• Can a man join the united states military with one nostril?

    I have one nostril
    I have one nostril
    6 answers · 11 hours ago
  • Can soldiers participate in sports?

    Lets say a soldier whos 20 years old is an athlete and enjoys boxing for example. This soldier participates boxing to stay physically fit and because he enjoys the sport. If he shows up for work and has a broken nose, black eye, or swollen face, can he get in trouble for this? Would the chain of command do anything... show more
    Lets say a soldier whos 20 years old is an athlete and enjoys boxing for example. This soldier participates boxing to stay physically fit and because he enjoys the sport. If he shows up for work and has a broken nose, black eye, or swollen face, can he get in trouble for this? Would the chain of command do anything or not even care?
    16 answers · 2 days ago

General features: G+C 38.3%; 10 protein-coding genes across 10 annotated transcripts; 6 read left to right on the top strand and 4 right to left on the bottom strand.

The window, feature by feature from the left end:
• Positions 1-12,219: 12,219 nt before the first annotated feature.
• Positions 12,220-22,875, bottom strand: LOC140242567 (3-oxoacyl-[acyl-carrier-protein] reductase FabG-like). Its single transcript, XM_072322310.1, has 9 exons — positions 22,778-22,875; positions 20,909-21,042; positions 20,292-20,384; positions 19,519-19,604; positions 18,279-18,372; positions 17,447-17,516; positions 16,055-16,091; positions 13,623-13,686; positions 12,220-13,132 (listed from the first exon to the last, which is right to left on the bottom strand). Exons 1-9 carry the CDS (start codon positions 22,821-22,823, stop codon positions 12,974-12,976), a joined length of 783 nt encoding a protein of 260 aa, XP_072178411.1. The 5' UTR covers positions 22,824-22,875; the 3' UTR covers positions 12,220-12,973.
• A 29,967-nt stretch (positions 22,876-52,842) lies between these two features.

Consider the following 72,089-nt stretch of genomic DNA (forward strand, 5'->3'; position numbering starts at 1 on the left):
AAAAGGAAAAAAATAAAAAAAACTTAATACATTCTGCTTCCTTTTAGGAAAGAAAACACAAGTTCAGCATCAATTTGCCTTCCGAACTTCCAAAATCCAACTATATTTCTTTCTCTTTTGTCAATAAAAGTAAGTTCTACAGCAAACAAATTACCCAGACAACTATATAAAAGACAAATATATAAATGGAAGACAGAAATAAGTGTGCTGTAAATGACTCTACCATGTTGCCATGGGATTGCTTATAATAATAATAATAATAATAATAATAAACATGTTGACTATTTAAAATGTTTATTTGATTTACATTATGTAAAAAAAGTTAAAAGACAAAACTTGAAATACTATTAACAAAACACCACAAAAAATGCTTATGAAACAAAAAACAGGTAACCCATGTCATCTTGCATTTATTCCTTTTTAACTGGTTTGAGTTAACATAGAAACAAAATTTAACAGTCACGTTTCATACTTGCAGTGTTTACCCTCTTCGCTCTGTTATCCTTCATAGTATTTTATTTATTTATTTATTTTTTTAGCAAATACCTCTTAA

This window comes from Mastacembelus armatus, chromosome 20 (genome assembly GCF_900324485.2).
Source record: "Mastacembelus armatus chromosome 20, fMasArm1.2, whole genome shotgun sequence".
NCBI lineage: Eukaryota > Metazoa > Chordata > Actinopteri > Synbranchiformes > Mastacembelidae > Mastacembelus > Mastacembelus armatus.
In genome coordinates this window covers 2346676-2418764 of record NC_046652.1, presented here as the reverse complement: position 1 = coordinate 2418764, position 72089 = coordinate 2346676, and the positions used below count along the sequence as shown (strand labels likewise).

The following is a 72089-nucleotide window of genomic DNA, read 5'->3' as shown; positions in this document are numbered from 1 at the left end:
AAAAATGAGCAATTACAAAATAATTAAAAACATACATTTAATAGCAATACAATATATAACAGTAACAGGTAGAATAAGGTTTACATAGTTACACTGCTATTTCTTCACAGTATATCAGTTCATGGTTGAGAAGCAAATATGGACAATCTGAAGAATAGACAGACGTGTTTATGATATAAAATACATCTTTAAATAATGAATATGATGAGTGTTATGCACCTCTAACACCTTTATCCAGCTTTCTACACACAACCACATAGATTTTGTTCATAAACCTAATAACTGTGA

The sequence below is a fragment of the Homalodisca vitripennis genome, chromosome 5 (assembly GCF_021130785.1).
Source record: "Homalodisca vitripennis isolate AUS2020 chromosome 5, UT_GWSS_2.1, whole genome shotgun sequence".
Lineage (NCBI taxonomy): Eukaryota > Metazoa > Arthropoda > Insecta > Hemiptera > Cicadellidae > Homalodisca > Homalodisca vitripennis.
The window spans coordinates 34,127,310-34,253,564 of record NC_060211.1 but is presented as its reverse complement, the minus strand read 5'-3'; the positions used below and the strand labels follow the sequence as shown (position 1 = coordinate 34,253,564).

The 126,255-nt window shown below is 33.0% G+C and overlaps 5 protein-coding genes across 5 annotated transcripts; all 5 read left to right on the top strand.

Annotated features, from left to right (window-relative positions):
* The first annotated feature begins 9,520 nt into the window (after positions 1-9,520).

• Does a security clearance for the military check medical records?

    I recently enlisted and i’m just waiting for the security clearance, i just want to know if they will pull medical records.
    I recently enlisted and i’m just waiting for the security clearance, i just want to know if they will pull medical records.
    12 answers · 1 day ago
  • Question for army chaplains.?

    I am curious about something I am a SPC in the process of converting to Judaism and for that reason I am trying to keep kosher which I am putting in for seperats to purchase kosher food. But I am curious as to keep food kosher I am essentially required to have a kosher kitchen which is impossible to do living in... show more
    I am curious about something I am a SPC in the process of converting to Judaism and for that reason I am trying to keep kosher which I am putting in for seperats to purchase kosher food. But I am curious as to keep food kosher I am essentially required to have a kosher kitchen which is impossible to do living in the barracks is there a possibility of getting off post housing to allow for me to maintain a kosher kitchen? Thanks a ton.